Why are there tones for DC input in sigma delta modulator?
Given Vref varying from +1 to -1, DC input = 0V, I see a peak at Fs/2 in the spectrum
How does randomly adding noise to the input signal help in overcoming tones?
Did you look at the modulator output? 1st-order modulators produce cycles for constant-voltage input: 011011011011011011011 (for input of 2/3) or 010101010101 (for input of 1/2) or 01010110101101011010 (for input of 0.6)
In general if the input ranges from 0 to 1 and can be written as some rational number p/q then the 1st-order modulator output is periodic with period q, and therefore you'll get tones. The only way to avoid tones is for the input to be not close to rational numbers p/q with small q. (which doesn't really happen)
Adding dithering noise spreads the spectrum; you still have more or less the same energy that was present in the 1st-order modulator tones, but it is spread over a wider frequency range. Second-order and higher modulators do this automatically.
sample Python code to see this:
def dsmod(rho, n): acc = 0 for _ in xrange(n): acc += rho out = 1 if acc >= 1 else 0 acc -= out yield out >>> list(dsmod(0.5,20)) [0, 1, 0, 1, 0, 1, 0, 1, 0, 1, 0, 1, 0, 1, 0, 1, 0, 1, 0, 1] >>> list(dsmod(0.6,20)) [0, 1, 0, 1, 0, 1, 1, 0, 1, 0, 1, 1, 0, 1, 0, 1, 1, 0, 1, 0]
Adding noise to any digital modulation process with large harmonic spurs on its output is effective at spreading the spurs' energy to meet FCC testing spurious output requirements. We did that at work for a VOR signal generator and it was quite effective. (One might then argue that the FCC testing requirements should rely more on averaging and not peaks, but it is what it is.)
"(One might then argue that the FCC testing requirements should rely more on averaging and not peaks, but it is what it is.)"
One might argue in reply that in a portion of the spectrum that's assigned to traditional narrowband services, one honkin' big tone sticking up in the middle of things may not affect most users, but there'll certainly be one user who's severely affected.
I worked at a place where we had one customer who was seeing interference at one frequency from one of our microprocessor clocks. They were big enough that we built a board just for them that had the frequency pushed over to the next-lower standard crystal frequency, with special software that loaded different values in all the relevant counters to make it work.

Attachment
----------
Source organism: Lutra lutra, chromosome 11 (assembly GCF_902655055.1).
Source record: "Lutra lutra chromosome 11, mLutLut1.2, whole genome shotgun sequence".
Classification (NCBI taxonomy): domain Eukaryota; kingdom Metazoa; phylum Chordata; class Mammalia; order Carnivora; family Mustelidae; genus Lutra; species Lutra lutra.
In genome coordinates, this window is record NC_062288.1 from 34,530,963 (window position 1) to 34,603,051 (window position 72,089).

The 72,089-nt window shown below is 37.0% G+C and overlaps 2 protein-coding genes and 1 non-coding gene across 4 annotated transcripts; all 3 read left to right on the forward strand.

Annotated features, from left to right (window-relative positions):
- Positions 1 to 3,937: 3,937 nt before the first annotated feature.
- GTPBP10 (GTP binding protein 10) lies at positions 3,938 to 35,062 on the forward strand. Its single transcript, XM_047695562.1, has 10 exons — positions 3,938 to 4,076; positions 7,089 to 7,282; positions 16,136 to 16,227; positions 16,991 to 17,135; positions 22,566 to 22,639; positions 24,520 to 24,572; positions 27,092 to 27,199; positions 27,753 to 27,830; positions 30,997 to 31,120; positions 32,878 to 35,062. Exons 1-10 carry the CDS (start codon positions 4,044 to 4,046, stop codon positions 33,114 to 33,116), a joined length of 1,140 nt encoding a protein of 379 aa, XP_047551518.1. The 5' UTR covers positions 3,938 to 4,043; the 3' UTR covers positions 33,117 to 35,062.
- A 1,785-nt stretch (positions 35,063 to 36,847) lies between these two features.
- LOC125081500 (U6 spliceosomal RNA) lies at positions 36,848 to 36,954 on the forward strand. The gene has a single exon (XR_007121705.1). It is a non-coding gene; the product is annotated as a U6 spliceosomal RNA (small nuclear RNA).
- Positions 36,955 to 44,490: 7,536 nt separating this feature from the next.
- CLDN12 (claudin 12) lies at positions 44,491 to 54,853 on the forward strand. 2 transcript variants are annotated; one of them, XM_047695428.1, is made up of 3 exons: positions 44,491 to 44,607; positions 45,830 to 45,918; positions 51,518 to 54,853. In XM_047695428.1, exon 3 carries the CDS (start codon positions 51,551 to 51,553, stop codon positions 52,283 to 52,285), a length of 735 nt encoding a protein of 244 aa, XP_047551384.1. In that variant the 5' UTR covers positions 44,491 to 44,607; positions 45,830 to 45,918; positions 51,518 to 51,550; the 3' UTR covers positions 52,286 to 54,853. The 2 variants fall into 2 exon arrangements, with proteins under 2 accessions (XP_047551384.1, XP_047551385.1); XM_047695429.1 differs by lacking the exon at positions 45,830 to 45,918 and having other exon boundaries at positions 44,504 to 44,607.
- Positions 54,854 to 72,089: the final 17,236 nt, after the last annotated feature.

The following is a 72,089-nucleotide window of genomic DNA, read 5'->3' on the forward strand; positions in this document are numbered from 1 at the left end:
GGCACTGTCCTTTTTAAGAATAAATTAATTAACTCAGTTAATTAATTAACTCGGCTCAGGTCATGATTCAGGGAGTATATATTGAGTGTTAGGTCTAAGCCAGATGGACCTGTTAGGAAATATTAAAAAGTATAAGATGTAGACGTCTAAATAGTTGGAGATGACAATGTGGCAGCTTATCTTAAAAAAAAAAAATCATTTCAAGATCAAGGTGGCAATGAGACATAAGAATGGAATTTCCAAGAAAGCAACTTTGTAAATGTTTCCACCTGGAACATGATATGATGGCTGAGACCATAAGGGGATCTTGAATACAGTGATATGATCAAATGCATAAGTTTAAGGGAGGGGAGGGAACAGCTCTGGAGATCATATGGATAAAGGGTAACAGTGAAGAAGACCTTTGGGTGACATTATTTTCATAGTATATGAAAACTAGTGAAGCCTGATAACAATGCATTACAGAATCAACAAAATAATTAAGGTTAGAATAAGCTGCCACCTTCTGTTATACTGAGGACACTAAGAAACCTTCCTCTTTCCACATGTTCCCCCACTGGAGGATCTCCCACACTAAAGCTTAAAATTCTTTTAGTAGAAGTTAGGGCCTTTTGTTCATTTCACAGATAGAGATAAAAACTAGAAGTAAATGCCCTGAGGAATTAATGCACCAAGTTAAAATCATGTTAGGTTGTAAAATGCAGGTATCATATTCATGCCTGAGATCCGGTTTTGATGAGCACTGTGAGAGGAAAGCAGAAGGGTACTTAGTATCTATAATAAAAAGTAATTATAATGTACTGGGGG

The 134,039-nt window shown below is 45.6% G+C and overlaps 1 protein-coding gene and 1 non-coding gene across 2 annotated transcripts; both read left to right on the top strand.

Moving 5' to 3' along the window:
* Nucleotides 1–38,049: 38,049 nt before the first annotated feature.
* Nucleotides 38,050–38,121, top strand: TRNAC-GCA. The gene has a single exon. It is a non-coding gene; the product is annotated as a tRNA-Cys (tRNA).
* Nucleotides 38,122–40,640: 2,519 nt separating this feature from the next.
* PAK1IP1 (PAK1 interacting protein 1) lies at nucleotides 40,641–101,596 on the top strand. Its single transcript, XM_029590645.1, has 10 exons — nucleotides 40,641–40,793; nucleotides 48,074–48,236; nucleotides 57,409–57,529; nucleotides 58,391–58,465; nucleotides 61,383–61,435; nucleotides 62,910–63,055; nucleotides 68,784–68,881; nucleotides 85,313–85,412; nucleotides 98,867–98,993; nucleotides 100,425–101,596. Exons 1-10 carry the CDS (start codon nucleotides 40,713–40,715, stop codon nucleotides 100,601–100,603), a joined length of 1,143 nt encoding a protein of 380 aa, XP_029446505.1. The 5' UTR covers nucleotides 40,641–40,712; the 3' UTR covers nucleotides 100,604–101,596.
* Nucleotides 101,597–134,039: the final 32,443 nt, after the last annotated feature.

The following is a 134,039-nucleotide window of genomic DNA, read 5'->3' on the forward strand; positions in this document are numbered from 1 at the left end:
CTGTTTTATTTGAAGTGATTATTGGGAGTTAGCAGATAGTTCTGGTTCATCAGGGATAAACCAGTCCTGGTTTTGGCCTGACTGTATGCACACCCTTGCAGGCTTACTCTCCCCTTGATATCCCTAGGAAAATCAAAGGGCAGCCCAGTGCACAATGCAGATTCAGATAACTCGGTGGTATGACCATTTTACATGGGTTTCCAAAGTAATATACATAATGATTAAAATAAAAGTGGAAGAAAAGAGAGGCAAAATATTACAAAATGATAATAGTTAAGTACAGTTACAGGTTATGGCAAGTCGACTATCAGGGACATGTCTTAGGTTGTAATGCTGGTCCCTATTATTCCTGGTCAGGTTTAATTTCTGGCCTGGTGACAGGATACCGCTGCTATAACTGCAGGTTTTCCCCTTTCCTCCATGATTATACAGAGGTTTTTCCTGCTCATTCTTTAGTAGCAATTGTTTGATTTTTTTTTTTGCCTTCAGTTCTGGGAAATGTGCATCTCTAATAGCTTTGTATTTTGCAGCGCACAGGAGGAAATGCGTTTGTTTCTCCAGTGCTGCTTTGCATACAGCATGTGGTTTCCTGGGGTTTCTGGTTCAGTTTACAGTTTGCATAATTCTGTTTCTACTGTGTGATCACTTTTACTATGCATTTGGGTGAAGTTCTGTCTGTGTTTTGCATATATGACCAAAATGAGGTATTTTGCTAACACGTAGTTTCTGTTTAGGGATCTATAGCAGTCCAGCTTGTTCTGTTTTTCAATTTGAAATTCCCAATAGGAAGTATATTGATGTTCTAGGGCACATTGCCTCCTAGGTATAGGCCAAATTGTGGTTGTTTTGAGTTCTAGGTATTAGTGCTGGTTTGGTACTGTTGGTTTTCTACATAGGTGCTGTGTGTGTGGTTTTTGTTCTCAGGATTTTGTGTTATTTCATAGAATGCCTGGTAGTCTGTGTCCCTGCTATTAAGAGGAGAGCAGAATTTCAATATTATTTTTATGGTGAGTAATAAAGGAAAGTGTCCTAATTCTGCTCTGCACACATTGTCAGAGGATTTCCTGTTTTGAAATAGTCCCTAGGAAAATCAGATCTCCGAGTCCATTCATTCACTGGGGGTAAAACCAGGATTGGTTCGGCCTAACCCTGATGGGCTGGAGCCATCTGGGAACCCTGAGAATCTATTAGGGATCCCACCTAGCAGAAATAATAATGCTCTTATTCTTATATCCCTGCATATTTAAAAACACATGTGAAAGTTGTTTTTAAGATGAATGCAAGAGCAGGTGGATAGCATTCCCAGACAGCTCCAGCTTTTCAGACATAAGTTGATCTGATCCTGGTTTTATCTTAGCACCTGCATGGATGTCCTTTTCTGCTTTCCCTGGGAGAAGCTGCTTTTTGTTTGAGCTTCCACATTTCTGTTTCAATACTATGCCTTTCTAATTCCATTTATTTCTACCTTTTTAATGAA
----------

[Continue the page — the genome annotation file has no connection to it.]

You can buy spread-spectrum clocks for microprocessors and other uses just for that reason (see: http://www.ti.com/clock-and-timing/generators/spre...)
Thank you so much for the reply. But the doubt I have is very basic. When I have Vref ranging from -1 to 1 and input is DC 0 V, the output is 0101010101. This is passed through a Kaiser window and absolute value of FFT is taken. Here I see a spike at Fs/2. I don't understand this. When the input is 0.5V, I see 4 spikes and so on. Could you please explain this?
Attaching my code
Fs = 4096;
dt = 1/Fs;
t = 0:dt:1-dt;
%x = 1.5*(sin(2*pi*50.5*t))+.08*randn(size(t));
x = 0*(1+ 0*t)
l = length(x);
u(1) = 0.1
for i = 1:l
y(i) = 2;
y(i) = -2;
e(i) = x(i) - y(i);
u(i+1)= u(i) + e(i);
x2 = y.*kaiser(length(y),13)'
X1 = db(abs(fft(x)));
Y1 = db(abs(fft(x2)));
X2 = fft(x2)
Basically I am new to DSP and trying to understand it through experiments. I would appreciate if you could suggest me any good material to understand this.
To understand, forget for a moment the FFT results. Look at the signal itself and see if you understand its behavior. What is the period of the signal 0101010101010101? What about 00010001000100010001? How does this compare with the sampling time? What would you expect for frequency content?
The period of the signal 01010101 is 2 and that of 00010001 is 4. the frequency of 010101 is twice that of 000100010001. The sampling time of 010101 is half that of 000100010001
You may want to start by doing some google searches of what delta sigma modulators are and how they work. A quantized signal is going to be equal to the input signal plus some error. A DS modulator acts to low pass filter the input and high pass filter the error. However, we cannot simply filter out the error, because the output is quantized, the error has to exist. Instead the error spectrum is shaped roughly following the shape of the high pass filter.
I’ve found lots of great information on dithering online, so don’t be shy to do some searching of your own. Basically, it’s supposed to change peaks in the error spectrum into an overall noise floor.
To more directly answer your first questions - you are experiencing idle tones. These are common in sigma-delta modulators, especially low orders. This is because the modulators get 'stuck' into cyclical patterns when there are no differences in the input to kick them out. A first-order system is more likely to fall into repetitive cycles because there is less filtering and delay to try to 'break up' the patterns; you'll see a decrease as you go to 2nd order, but there will still be patterns.
There are several solutions or at least ameliorations. First is to go to multi-bit output. This reduces the quantization noise which cause the the idle tones in the first place. Second is to go to higher orders, for reasons explained above. Next is to actually add DC to the input. This isn't a happy solution, because it makes the output unbalanced in saturation and reduces output range on one side. But, if the tone is sitting at high frequency, adding DC can push the town out of band where it is filtered out by the anti-aliasing or anti-imaging filtering.
Google searches: SDM idle tones, SDM chaotic behavior, SDM quantization